Consequently, the decade saw the enactment of the Wildlife Protection Act (1972), the establishment of Project Tiger (1973), signing onto the Stockholm Declaration (1972) and Convention on International Trade in Endangered Species (CITES) of Wild Fauna and Flora (1973).
In April 1973, Prime Minister India Gandhi established Project Tiger starting with nine reserves to “protect and restore natural habitats of tigers and to track and protect the remaining wild tigers in India” and chose Kailash Sankhala as its first director, who, in turn, handpicked Fateh as a member of its first team.
“When Ranthambhore was chosen among the nine, most people thought nearby Sariska Tiger Reserve would be a better bet since it had more proven tigers and was relatively well-established. But Fateh and Kailash Sankhala took Ranthambhore on as a challenge, believing that two stars in Rajasthan’s firmament would be better than one. Ranthambhore became Fateh’s life. He definitely chose a tough battle. His life in Ranthambore soon became both a challenge and love affair,” recalls Bittu.
The Long Road
More than a highly qualified forest service officer, he was a local who came to know the terrain even better than the villagers who once lived inside what is now Ranthambhore’s core area.
“Fateh rarely spent much time at his office in Sawai Madhopur, preferring to be with his tigers and his team in the heart of the forest. He led his team from the front, walking trails, fighting forest fires and chasing herds of cattle out of the fragile forest. Standing with him on the upper reaches of the hills was a lesson in conservation. A map in hand, he would peer through his binoculars from vantage points and say, ‘That is where we will build an anicut to improve water availability for herbivores.’ However, carpet bombing the forest with one waterhole after another wasn’t for him. He wanted some areas to remain dry so that chinkaras (Indian gazelles) and other arid zone animals were able to thrive too. By improving the three key lakes, he managed to localise tigers and other wild animals, and this to a great extent reduced human-animal conflict. When he saw monkeys up in trees he would say ‘look at my free labour. They plant trees by scattering fruit seeds without being paid to do so’,” recalls Bittu.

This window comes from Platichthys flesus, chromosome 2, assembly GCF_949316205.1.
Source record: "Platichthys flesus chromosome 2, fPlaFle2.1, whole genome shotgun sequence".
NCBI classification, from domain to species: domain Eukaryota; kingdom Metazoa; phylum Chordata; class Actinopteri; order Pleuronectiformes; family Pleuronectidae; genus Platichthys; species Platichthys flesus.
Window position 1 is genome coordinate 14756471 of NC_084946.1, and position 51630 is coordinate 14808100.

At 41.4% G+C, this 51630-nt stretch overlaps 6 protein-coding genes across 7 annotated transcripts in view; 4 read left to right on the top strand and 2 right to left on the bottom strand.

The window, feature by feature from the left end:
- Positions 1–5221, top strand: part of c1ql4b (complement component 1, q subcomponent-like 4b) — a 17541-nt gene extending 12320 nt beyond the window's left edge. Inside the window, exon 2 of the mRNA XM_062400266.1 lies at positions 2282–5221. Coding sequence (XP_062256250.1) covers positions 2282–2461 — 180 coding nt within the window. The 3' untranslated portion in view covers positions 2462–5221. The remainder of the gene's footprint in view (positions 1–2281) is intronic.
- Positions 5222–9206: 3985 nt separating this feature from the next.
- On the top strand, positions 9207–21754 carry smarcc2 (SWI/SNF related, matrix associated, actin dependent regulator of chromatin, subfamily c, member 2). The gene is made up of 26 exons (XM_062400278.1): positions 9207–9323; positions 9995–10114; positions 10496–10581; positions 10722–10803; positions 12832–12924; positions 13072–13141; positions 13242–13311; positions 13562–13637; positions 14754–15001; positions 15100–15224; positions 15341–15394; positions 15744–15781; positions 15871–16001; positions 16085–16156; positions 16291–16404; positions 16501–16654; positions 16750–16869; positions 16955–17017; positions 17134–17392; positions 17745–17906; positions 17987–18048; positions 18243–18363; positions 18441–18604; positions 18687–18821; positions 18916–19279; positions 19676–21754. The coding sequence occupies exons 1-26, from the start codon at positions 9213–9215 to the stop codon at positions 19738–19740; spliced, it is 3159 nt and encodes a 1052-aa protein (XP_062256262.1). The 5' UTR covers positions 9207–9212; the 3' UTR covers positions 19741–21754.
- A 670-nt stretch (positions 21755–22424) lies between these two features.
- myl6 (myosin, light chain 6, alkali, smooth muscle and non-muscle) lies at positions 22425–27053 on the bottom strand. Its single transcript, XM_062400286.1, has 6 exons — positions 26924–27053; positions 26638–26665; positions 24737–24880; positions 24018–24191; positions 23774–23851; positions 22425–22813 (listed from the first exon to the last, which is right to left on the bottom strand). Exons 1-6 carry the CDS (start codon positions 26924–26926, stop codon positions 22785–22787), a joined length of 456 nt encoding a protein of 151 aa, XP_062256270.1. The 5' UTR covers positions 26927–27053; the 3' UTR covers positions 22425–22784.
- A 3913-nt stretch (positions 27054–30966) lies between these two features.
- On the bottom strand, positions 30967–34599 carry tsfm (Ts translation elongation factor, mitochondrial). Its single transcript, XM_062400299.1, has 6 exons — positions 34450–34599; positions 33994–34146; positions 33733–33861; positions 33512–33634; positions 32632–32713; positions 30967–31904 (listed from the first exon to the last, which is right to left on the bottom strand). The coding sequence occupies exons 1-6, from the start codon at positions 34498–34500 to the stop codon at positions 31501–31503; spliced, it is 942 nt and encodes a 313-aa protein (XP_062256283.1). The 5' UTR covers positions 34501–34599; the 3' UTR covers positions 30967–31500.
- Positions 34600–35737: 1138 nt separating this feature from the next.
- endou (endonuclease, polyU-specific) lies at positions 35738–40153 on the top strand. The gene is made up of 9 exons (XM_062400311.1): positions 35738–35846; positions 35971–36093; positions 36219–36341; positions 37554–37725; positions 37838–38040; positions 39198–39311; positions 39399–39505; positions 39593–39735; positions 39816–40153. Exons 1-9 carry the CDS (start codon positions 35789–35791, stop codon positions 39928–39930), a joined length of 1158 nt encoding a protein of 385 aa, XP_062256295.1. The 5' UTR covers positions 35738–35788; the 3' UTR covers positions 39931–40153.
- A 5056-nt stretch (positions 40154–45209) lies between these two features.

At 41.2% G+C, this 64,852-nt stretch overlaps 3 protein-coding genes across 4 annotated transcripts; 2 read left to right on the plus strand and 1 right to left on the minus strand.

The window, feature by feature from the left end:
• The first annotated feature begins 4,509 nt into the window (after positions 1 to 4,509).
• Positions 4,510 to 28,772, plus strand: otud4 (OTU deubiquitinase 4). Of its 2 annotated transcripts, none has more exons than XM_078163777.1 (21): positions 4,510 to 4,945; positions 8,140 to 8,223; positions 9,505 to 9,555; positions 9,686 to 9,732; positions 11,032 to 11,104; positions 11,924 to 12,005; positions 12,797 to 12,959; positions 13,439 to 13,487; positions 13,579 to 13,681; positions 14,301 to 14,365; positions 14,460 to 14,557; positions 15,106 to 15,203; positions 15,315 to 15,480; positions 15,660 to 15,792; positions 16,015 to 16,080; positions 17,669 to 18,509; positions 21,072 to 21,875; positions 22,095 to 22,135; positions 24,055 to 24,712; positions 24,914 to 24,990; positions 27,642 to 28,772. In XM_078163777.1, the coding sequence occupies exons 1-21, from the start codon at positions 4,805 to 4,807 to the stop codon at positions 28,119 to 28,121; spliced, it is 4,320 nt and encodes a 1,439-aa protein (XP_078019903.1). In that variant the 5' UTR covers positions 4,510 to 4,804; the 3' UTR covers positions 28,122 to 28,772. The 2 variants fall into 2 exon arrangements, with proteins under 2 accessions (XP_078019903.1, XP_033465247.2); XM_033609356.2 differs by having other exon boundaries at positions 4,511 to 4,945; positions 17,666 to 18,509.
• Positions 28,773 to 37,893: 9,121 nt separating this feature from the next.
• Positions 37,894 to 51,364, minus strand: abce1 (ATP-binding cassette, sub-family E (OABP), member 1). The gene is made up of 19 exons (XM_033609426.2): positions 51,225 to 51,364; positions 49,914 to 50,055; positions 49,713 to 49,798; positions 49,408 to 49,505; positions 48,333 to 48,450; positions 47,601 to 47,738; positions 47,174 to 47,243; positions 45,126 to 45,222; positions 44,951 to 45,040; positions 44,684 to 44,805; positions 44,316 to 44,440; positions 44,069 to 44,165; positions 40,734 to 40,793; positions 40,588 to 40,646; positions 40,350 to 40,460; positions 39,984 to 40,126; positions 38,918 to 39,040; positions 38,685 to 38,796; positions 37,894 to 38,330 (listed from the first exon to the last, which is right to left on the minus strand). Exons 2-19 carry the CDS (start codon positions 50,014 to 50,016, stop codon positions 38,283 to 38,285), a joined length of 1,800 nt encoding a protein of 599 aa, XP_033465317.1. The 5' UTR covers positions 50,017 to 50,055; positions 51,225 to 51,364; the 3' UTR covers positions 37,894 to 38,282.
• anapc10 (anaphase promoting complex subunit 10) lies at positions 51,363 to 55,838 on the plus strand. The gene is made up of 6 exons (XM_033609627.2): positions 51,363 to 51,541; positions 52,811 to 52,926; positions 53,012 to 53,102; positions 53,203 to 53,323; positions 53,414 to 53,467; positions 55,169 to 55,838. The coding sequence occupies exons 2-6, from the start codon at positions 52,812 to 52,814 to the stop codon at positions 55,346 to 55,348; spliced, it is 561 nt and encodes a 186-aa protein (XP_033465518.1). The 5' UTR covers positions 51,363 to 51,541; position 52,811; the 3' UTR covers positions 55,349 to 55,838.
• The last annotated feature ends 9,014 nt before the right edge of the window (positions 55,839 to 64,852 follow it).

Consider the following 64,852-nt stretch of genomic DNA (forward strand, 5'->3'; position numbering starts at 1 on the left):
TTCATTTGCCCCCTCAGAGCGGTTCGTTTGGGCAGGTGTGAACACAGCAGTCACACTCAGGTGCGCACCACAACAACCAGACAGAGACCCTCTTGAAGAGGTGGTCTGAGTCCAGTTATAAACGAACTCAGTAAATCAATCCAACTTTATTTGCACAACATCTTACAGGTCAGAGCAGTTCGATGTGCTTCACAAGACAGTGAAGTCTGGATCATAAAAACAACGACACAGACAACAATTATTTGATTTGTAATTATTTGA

Among the soundest pieces of advice Choudhury gave him was to ensure the texture of the land never changed, and that the roads should skirt water only at a few points, so that animals could have undistributed access to it.
“The roads were to be planned through all kinds of terrain, winding routes, on which the maximum speed should never exceed thirty kilometres an hour, Choudhury would tell Fateh. This sound guidance was followed meticulously, and the results manifested themselves brilliantly as the forest regenerated and animals returned to their habitat,” writes Soonoo.
What he also did was localise the tigers by organising baits.
“To localise the tigress with cubs and prevent it entering villages, he would tie a bait like the way Jim Corbett used to do to locate his man eaters. If he did not do this, the tigress and her cubs would all die from poisoning or trapping in nearby villages. Fateh was instinctive. The slightest sounds would cause him to halt in his tracks. There is not a trail his men walked that he did not know, even at night. After spending 30 minutes with a tigress and her four sub-adult cubs, we once had to walk five kilometres in the dark of night from Milak Talao to Jogi Mahal because our vehicle stalled. He knew his forest better than poachers,” says Bittu.
However, the toughest challenge standing before Fateh in 1973 was to relocate 16 villages inhabited in the core area of the Ranthambhore National Park. These communities were all inside living with their cattle and ploughing most of the land that would have normally offered grazing land for the deer — a key component of tiger food.
“This was creating additional pressure on the forest park with the people living outside suddenly seeing more mature grasslands where they could take their cattle grazing. My father zealously protected the park, but he began to realise more and more that keeping people out of the park using force was not something that was going to last,” says Dr. Goverdhan, Fateh’s son, in a 2016 documentary.
“He went about his task (of resettling villages outside Ranthambhore) using a great deal of patience and tact, finding out from the villagers what they would want as compensation. Project Tiger ensured that the villagers were compensated with better land outside the park area, with five additional bighas of land being given to every male over the age of 18. They were also provided with money to build houses and dig wells, and were in addition given a health centre and a school, facilities that they had never had in the past…Once the villages were moved out, the forest began to regenerate on its own, becoming the incomparably beautiful Ranthambhore National Park, and in 1976, Fateh finally saw his first wild tigress there, naming her Padmini after his elder daughter,” writes Soonoo.
By 1976, he had managed to relocate 12 villages. However, the process wasn’t easy on him by any stretch. In an interview with Sanctuary Asia, Fateh recalled, “The people hugged the trees and wept. I was crying with them because, inside me, I knew they were paying the price for something they may never understand.”